- Honoring the Civil War Dead: Commemoration and the Problem of Reconciliation, and: These Honored Dead: How the Story of Gettysburg Shaped American Memory
Ten years ago, there were only a handful of studies exploring the shifting memory of the Civil War or the politics of commemoration. Although this is no longer the case, recent publications by Thomas A. Desjardin and John R. Neff add insightful new perspectives to what is now a burgeoning literature on Civil War memorialization. In addition to their similar titles, these two authors share a number of identical concerns: for instance, with the way historical contexts shape commemorative practices, or with the implications of such practices for historical interpretation. Yet they are far apart in tone and content. Neff's meticulously researched and elegantly written book focuses on how the bitterness engendered by mass slaughter indelibly shaped the politics of commemoration. Desjardin's tone is lighter but no less compelling. Mixing personal anecdotes with original analysis, he sets out to debunk some of America's most revered myths about the battle of Gettysburg.
One of the dominant themes in the recent literature on Civil War memory concerns the way white sectional reconciliation took place at the expense of black citizenship rights. Most scholars have tended to portray reunification as a relatively straightforward process, a matter of white veterans on both sides acknowledging an equal heroism and thereby displacing the contentious issues that spawned the war. Neff's argument is different. Concentrating on the dead, he highlights the way some memories were simply incompatible. To remember and honor the dead was to bring to mind "their cause and the reasons for their deaths," Neff writes. Any attempt at reconciliation thus necessarily ran "counter to the undeniable fact that many young men lay in graves because of the actions of the enemy, and no reunion, encampment, or political oration could deny that essential reality" (p. 6). The abiding sectional hostilities that are underestimated in most accounts of postwar culture thus lie at the heart of Neff's study.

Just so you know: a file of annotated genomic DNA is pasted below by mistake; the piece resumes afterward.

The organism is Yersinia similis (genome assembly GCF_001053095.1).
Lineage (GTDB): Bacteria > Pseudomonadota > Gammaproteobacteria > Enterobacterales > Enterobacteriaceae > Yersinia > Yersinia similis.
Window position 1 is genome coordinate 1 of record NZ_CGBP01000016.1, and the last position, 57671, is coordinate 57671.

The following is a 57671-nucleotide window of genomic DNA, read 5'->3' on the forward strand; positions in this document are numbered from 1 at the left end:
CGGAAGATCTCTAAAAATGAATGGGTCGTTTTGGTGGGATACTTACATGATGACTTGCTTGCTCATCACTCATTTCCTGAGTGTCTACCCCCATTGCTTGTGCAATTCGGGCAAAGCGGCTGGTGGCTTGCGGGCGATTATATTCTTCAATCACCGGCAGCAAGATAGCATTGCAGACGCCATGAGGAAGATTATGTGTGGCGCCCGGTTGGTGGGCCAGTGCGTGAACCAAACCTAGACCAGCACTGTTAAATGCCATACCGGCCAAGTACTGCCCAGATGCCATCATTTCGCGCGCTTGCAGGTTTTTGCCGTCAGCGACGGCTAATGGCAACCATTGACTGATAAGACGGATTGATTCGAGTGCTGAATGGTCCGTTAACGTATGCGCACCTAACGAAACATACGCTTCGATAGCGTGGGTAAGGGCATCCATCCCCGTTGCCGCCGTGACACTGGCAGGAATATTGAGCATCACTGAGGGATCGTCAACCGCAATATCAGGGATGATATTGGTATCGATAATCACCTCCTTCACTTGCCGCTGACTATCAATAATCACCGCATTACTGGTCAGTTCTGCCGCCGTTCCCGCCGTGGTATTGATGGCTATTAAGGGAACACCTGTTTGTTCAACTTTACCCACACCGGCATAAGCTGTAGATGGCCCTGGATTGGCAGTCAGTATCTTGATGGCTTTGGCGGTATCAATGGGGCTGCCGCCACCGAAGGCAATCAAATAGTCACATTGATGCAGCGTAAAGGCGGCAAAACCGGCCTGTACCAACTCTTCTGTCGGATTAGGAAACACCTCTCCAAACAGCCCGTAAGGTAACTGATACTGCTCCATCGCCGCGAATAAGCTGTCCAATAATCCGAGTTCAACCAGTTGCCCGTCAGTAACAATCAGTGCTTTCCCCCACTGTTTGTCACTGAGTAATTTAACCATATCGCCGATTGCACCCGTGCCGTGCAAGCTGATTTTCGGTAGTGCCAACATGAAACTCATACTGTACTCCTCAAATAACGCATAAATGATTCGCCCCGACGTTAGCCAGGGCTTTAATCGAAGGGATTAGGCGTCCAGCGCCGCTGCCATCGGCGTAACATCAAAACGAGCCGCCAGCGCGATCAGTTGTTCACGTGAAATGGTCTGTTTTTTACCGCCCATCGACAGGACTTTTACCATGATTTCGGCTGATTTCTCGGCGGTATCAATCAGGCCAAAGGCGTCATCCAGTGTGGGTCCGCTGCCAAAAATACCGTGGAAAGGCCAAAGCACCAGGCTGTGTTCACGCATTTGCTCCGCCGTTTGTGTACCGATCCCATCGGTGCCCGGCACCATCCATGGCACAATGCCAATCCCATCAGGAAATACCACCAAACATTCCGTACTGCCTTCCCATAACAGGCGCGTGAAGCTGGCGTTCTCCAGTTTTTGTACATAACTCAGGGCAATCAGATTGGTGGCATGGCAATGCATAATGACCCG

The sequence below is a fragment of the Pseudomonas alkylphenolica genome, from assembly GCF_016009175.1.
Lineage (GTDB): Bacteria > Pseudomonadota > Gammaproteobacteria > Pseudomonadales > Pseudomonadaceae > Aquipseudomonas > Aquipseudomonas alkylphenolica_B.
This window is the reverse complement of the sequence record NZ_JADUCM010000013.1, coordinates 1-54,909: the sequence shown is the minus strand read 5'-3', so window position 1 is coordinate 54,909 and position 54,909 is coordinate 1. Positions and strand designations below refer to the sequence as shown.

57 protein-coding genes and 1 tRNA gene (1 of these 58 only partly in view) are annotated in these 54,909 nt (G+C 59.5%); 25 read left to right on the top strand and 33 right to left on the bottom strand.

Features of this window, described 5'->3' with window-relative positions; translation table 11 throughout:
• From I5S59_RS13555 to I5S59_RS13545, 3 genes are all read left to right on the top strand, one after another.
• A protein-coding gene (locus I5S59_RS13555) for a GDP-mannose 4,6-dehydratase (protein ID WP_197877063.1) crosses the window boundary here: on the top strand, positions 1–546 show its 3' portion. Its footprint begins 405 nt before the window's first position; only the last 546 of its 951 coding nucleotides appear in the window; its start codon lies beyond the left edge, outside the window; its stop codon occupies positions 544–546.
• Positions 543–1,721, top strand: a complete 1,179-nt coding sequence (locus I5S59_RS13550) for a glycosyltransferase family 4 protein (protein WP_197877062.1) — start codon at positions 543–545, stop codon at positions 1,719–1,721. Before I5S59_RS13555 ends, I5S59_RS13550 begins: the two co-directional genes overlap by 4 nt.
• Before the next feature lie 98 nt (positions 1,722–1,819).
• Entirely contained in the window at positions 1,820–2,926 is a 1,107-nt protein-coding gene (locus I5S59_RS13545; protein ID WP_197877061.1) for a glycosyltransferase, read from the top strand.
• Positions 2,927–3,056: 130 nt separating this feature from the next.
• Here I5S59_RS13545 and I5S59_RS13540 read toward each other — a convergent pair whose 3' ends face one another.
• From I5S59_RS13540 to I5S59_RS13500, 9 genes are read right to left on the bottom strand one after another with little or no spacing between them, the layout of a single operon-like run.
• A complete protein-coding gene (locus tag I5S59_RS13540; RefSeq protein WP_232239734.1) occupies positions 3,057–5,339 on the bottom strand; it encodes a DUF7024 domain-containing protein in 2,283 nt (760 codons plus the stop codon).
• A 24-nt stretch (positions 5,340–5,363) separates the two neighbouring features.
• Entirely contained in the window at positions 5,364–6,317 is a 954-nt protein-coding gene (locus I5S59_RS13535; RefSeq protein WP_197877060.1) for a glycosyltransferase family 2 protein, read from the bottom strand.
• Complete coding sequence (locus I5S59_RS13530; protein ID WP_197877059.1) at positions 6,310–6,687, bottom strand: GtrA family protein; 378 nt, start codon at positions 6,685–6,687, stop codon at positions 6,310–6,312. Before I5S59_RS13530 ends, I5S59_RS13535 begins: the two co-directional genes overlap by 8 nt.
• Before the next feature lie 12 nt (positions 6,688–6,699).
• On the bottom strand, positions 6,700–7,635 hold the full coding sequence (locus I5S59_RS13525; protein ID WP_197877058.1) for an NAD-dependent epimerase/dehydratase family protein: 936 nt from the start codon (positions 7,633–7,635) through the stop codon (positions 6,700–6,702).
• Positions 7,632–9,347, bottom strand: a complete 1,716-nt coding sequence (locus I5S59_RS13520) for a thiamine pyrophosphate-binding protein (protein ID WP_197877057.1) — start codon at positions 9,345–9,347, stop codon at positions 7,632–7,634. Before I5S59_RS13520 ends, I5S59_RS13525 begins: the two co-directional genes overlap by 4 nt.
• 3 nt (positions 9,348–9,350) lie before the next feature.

After analyzing how partisan feelings were reflected in and fuelled by the primacy that each side accorded to caring for its own dead, Neff traces the way commemorations of the dead shaped postwar mythmaking. The white South was not alone in developing a version of the war to suit its own ends. In an astute chapter dealing with the way Abraham Lincoln's death came to symbolize the cumulative Union losses of the war, Neff reveals that this event was a catalyst for the development of a Northern nationalist myth ("the Cause Victorious"), which asserted the presence of an undivided body politic that did not yet exist and promised national rejuvenation and an expansion of global influence. Despite its seeming inclusiveness, this myth [End Page 516] spoke only to those who had remained loyal to the nation. Northerners might have created a vast network of new "national" cemeteries, but as Neff contends this was a process that systematically excluded former enemies. Scholars have long been interested in the assertion of a distinctive white Southern identity embodied in the myth of the Lost Cause, he notes, but they have missed this powerful Northern mythology because, as victors, the North had the authority to transform their myth into reality.
After finishing Neff's thoughtful and fascinating work, I was hardly expecting to stay up half the night reading a book on a similar theme. But Desjardin's examination of the copious myths spawned by the epic battle of Gettysburg is captivating. Alternatively depressing and hilarious, this is a book that should be read by every student of military history, anyone who has ever been or ever intends to go to a battlefield park. Having worked...